Wading through this 62nd opus, one could notice strong connections between shows: Romeo Castellucci's Divine Comedy and Partage de midi with Valérie Dréville successively resonated between mystery and enigma, between dream and nightmare along with the shows of Heiner Goebbels and Joël Pommerat, of Le Théâtre du Radeau, the Quay Brothers, Cirque Ici, Kris Verdonck, Mathilde Monnier/ Philippe Katerine and Emio Greco. Others asked questions about our quest for love (Arthur Nauzyciel, Alvis Hermanis, Jan Fabre and Daniel Jeanneteau & Marie-Christine Soma), about melancholy (Philippe Quesne and Ricardo Bartis), and about the complex relationship between power and representation (Thomas Ostermeier, Ivo Van Hove, Guy Cassiers, Superamas or Stanislas Nordey).
The idea of filiations was also present throughout the Festival either directly as with Hamlet and with The Seagull directed by Claire Lasne Darcueil, or through the many parents and children appearing on stage (in Castellucci's Inferno, with the Airport Kids of Lola Arias & Stefan Kaegi or with the fathers of Virgilio Sieni and Benjamin Verdonck). Filiation also resonated with transmission and the passing on of experience through the cycle around the figure of Antoine Vitez every morning at the Musée Calvet, and with the presence within the programme of many actors he taught: Valérie Dréville, Dominique Reymond, Jean Marie Winling, Redjep Mitrovitsa, Dominique Valadié and Serge Maggiani. Two drama schools were also invited into the programme: the directing class of ENSATT working with Anatoli Vassiliev and the actors from ERAC with Ludovic Lagarde.
All these connected ideas and issues were also debated within the Théâtre des idées series of conferences.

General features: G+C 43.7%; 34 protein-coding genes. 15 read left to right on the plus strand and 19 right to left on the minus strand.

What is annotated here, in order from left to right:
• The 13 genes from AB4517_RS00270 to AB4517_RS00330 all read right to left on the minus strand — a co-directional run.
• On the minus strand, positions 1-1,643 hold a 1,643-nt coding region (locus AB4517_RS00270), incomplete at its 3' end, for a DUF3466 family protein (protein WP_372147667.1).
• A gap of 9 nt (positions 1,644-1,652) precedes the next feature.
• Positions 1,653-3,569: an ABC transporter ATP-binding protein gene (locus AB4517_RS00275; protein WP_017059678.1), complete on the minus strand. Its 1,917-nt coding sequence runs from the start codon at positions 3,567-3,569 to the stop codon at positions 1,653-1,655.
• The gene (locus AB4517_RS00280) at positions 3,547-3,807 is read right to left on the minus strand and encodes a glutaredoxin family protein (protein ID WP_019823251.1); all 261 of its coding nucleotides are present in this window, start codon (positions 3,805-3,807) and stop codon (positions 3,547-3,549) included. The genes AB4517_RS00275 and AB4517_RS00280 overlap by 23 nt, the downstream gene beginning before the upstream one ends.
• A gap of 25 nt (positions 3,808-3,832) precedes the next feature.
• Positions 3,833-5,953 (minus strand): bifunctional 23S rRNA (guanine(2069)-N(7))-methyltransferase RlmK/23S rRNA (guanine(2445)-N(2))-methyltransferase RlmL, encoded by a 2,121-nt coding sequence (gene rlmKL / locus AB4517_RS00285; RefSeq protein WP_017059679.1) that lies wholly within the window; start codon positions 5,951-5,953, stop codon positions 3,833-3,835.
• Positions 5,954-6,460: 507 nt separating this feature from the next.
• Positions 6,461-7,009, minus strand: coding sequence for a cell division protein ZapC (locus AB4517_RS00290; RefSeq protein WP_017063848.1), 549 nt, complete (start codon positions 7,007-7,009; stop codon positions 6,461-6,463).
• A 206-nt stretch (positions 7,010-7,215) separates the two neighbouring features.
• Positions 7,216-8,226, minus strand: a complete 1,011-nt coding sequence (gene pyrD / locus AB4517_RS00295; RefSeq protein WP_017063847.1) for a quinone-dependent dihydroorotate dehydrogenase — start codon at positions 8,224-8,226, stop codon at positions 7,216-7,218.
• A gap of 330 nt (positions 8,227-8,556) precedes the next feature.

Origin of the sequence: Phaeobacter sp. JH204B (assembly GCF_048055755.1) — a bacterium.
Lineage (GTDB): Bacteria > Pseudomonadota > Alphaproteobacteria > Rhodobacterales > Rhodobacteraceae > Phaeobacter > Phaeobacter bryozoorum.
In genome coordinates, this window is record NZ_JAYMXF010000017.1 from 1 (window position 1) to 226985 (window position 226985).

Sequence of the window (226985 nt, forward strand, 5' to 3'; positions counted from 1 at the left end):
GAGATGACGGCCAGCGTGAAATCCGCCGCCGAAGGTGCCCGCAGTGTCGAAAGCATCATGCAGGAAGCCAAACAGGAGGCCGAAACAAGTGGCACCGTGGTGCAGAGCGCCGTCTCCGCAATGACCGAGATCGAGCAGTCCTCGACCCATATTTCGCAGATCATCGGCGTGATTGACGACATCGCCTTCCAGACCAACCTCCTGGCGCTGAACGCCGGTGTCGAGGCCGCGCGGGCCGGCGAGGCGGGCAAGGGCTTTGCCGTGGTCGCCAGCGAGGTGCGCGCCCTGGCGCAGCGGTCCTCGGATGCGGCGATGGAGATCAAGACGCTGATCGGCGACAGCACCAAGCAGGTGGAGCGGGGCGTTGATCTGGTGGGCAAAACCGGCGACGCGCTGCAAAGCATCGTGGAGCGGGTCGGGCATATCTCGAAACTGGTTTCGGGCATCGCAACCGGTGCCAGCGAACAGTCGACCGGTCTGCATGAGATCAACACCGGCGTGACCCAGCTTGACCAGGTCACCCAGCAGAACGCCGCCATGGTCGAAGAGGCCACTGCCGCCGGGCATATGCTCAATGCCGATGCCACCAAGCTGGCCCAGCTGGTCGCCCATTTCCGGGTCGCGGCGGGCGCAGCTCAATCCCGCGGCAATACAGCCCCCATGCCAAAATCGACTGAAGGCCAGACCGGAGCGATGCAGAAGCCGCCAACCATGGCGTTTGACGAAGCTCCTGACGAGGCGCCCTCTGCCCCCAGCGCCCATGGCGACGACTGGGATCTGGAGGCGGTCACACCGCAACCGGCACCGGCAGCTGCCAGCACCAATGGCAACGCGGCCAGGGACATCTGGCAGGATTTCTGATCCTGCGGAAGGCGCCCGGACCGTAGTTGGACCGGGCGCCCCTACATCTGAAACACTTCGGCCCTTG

The variety of shows presented in the festival revealed the richness and diversity of processes and practices at play within the dance and theatre worlds. Some projects even emanated directly from the performers as with Partage de midi but also with Olivier Dubois and Johanne Saunier.
The possibility for the spectator to encounter works from Italy, Germany, Holland, Belgium, England, Latvia, Switzerland, Argentina and China (with Sutra) alongside French shows allowed a direct and powerful experience of cultural diversity. Intercultural dialogue was also the subject debated during the second edition of the "Rencontres européennes", this time organised in partnership with the Festival d'Aix.
Altogether, the Festival presented 310 performances of 45 shows (Including the four 25e heure and the eight Sujets à Vif programmes) in 24 different venues. There were also 3 exhibitions/installations, as well as many playreadings, conferences and debates. The shows played to a record 93% capacity, equalling last year's but with 16,000 extra seats for a total of 116,000 seats delivered to which we can add 14,000 paying entries to the exhibitions and installations to reach an estimated audience figure of 130,000.
The attention given by the Festival to develop and facilitate access to a wider audience was demonstrated by the success of the free events: the école d'art with 13,000 visitors this year is rapidly becoming an essential meeting place for all spectators. The readings, screenings, concerts and the Théâtre des idées cycle attracted over 15,000 visitors. The number of young spectators (students and under 25's) continued to grow (more than 15,000 seats) and included 660 college pupils who were able to visit the festival with the joint support of their local authorities, the Ministry of Education and the teams of the Ceméa.
At times when the necessity for artists to be given the conditions to create new work and for audiences to experience them seems to be increasingly in jeopardy, this year's Festival clearly demonstrated that the dynamism of creative artists and the diversity of forms and discourses are echoed by the strong demand on the part of the audience. Together they aspire, through the performing arts, to think and invent today's world, the future and human destiny.
The vitality of the performing arts will not be able to sustain itself without substantial public support in order to produce the work and make it accessible to the wider audience. These concerns often surfaced in the numerous meetings and debates on offer from unions and from professional and political organisations present in Avignon.
For next year's Festival, Vincent Baudriller and Hortense Archambault have chosen the Canadian-Lebanese playwright and director Wajdi Mouawad to be their associate artist. The programme for the 63rd Festival will be announced in March 2009.